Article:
International studio — 36.1908/​1909(1909)

Page: 340
DOI issue: DOI article: DOI Page: Citation link: 
https://digi.ub.uni-heidelberg.de/diglit/international_studio36/0471
License: Free access  - all rights reserved Use / Order
0.5
1 cm
facsimile
71%g Arry

'^TT'HE LAY FIGURE: ON LOOK-
] ING BACKWARDS.
"How do you ]ike this?" asked the
Man with the Red Tie. "A Japanese critic
recently said that the Greeks were great artists
because they did not copy from the antique. Does
not that strike you as quite a charming piece of
artistic philosophy ? "
"It is excellent,"returned the Art Critic, "because
it sums up in a single sentence all the essential
points in a long-standing controversy. Of course,
the critic meant that the greatness of the Greeks
came from the fact that their art was not cramped
by past tradition. It was free to develop in the
way that suited it best and to establish its own
principles."
" And also, remember, it was free to respond
properly to the inspiration of the moment," con-
tinued the Man with the Red Tie. " It was able
to reflect the spirit of the times in which it was
evolved—that, I think, is the most important point
ofall."
" But does not our modern art reHect the spirit
of our times ? " inquired the Art Master. " Surely
we who have the antique to draw from can keep in
touch with present-day sentiment. Study of the
lessons which the past has to teach us need not
blind us to the present."
" I am not so sure about that," replied the Critic.
"The lessons of the past are very apt to be misunder-
stood, and the people who learn these lessons most
thoroughly seem to me exceedingly inclined to forget
that there is any present at all. They occupy them-
selves so much with purely archaeological investiga-
tions that they come after a while to resent every-
thing of their own date as simply offensive in its
newness."
" They get so used to groping among dry bones,"
laughed the Man with the Red Tie, " that the sight
of anything robustly alive comes to them as an
unpleasant shock. Fresh air stiHes them when
they are dragged for a moment out of the musty
atmosphere of the tomb."
" Still, if archaeological study is the habit of our
times," insisted the Art Master, "our art must be
archaeological too; in that way alone will it redect
the modern spirit. I do not contend that our
artists should try to work like the men who are
long dead and gone, but I feel that they ought to
uphold faithfully the traditions which these men
established."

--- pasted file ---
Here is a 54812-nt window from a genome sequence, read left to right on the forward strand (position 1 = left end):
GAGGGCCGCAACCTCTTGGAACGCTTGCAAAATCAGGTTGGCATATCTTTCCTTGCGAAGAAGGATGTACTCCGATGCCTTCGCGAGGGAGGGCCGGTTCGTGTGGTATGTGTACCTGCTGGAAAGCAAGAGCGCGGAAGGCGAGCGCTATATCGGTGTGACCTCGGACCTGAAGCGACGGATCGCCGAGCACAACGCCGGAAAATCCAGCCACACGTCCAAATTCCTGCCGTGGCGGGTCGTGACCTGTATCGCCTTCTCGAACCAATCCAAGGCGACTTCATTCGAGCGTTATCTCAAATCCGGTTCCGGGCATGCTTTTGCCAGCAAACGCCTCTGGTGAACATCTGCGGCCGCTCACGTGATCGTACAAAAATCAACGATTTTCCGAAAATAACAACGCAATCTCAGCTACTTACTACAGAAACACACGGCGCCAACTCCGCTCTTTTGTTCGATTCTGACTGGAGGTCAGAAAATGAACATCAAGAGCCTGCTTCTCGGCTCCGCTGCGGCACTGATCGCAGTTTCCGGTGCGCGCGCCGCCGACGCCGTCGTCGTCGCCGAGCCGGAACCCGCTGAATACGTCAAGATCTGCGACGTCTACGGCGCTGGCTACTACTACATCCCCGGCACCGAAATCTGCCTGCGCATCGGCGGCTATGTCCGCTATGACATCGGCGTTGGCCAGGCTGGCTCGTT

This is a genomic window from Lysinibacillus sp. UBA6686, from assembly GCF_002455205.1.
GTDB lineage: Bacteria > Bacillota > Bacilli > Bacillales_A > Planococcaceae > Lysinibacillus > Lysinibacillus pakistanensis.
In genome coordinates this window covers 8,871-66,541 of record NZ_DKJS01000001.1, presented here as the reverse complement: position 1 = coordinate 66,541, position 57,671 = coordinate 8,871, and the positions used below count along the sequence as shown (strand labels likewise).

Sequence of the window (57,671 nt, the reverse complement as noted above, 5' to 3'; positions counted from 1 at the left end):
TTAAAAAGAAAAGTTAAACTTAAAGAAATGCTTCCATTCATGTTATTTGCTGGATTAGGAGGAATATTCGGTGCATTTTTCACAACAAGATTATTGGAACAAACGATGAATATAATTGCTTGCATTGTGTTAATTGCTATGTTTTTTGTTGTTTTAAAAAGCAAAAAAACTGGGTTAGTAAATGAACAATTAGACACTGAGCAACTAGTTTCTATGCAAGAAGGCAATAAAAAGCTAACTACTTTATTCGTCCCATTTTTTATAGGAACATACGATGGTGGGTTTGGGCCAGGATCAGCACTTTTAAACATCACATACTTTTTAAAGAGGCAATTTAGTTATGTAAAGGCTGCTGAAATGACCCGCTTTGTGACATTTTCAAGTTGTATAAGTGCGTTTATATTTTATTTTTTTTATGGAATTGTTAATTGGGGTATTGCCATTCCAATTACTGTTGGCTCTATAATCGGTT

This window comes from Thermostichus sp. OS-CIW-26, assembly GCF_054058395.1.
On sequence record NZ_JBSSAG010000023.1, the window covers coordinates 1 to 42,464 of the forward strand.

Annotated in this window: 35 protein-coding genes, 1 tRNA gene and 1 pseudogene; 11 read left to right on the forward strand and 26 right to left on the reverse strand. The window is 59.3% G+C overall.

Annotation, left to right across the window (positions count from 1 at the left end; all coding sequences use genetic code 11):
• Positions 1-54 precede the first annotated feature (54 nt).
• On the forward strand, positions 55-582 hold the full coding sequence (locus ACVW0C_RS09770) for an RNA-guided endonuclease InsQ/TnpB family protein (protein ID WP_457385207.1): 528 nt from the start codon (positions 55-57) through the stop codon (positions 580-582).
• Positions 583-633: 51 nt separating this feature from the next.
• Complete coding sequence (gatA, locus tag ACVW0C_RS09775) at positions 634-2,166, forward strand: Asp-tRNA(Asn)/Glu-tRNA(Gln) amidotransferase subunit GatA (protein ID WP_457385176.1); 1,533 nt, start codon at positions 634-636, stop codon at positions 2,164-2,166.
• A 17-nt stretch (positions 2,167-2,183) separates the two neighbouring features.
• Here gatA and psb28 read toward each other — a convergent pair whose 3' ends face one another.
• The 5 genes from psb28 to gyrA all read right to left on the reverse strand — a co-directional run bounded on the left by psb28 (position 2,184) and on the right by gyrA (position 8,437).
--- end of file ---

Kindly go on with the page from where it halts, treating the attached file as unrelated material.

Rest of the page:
" In other words, you believe that because the
modern artists hav§ hacl niany generations of
$49

predecessors they must be always looking back*
wards," said the Man with the Red Tie. "You
argue that we must none of us think for ourselves ;
we must always refer to precedent to justify our
opinions."
" We must, in fact, do exactly what the Greeks
did not do," broke in the Critic. "Nodoubtthere
were precedents even in their time, but yet they
had the courage, or the impudence, if you like, to
go their own way, and that way led them to great-
ness. They made their own traditions and set up
their own conventions, but they found the justi-
hcation for both in what was going on about them
—fortunate people, they had not the antique to
draw from, or, if they had, ignored it."
" Do you really mean to suggest that we ought
to forget all the great artistic achievements of past
centuries and launch out into undisciplined experi-
ment?" asked the Art Master. "Why, such a
course would lead to absolute anarchy ! Every
man would be doing what seemed right in his own
eyes, and art would infallibly disappear in such a
turmoil."
"I daresay it sounds to you like blasphemy,"
said the Man with the Red Tie, " but I believe
that art would grow stronger instead of fading away.
It would become a living thing, in touch with the
life of the people, not a sort of fossil dug up by
men who are always burrowing underground among
thedead."
" In touch with the life of the people !" cried
the Critic. " There you have it! That is the
secret of the greatness of Greek art and of all
great art. It is quite possible that when the Par-
thenon hgures were first shown some Greek
archaeologist—there were, no doubt, men who
looked backwards even in those days—bitterly
lamented the fact that they were unlike the archaic
Egyptian statues; but this dull craving for what
was past and done with was not strong enough to
inHuence people of more intelligence. The Greek
artists knew what the public wanted, if I may use
the cant phrase of the present day in such a con-
nection, and gave to their public the truest redec-
tion of the spirit of their age. That they were
fortunate in their time, I will readily admit; they
lived in a beautiful world and under conditions
which purihed and ennobled their taste. But
there is beauty in every age, and even now, in
our restless, hurrying, modern life, it is to be
found by the people who seek for it sincerely. It
will always be invisible, however, to men whose
eyes are in the backs of their heads."
THE LAY FtGURE.
loading ...